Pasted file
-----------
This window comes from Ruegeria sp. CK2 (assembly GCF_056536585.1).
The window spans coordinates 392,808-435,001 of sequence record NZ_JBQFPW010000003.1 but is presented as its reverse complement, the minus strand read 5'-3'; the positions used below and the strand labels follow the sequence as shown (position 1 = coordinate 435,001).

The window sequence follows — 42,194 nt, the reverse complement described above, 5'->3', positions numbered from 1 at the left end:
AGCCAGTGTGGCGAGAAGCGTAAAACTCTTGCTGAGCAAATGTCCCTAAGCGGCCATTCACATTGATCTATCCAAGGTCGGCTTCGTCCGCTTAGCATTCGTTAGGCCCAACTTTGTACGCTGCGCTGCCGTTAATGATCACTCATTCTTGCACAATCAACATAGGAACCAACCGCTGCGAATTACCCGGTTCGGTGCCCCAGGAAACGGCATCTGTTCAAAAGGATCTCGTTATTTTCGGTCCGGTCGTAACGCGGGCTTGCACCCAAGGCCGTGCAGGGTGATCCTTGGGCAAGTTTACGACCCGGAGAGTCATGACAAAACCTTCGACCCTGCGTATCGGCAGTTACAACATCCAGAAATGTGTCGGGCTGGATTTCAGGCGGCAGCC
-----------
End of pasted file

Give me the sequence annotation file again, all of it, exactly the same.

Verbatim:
This window comes from Ruegeria sp. CK2 (assembly GCF_056536585.1).
The window spans coordinates 392,808-435,001 of sequence record NZ_JBQFPW010000003.1 but is presented as its reverse complement, the minus strand read 5'-3'; the positions used below and the strand labels follow the sequence as shown (position 1 = coordinate 435,001).

The window sequence follows — 42,194 nt, the reverse complement described above, 5'->3', positions numbered from 1 at the left end:
AGCCAGTGTGGCGAGAAGCGTAAAACTCTTGCTGAGCAAATGTCCCTAAGCGGCCATTCACATTGATCTATCCAAGGTCGGCTTCGTCCGCTTAGCATTCGTTAGGCCCAACTTTGTACGCTGCGCTGCCGTTAATGATCACTCATTCTTGCACAATCAACATAGGAACCAACCGCTGCGAATTACCCGGTTCGGTGCCCCAGGAAACGGCATCTGTTCAAAAGGATCTCGTTATTTTCGGTCCGGTCGTAACGCGGGCTTGCACCCAAGGCCGTGCAGGGTGATCCTTGGGCAAGTTTACGACCCGGAGAGTCATGACAAAACCTTCGACCCTGCGTATCGGCAGTTACAACATCCAGAAATGTGTCGGGCTGGATTTCAGGCGGCAGCC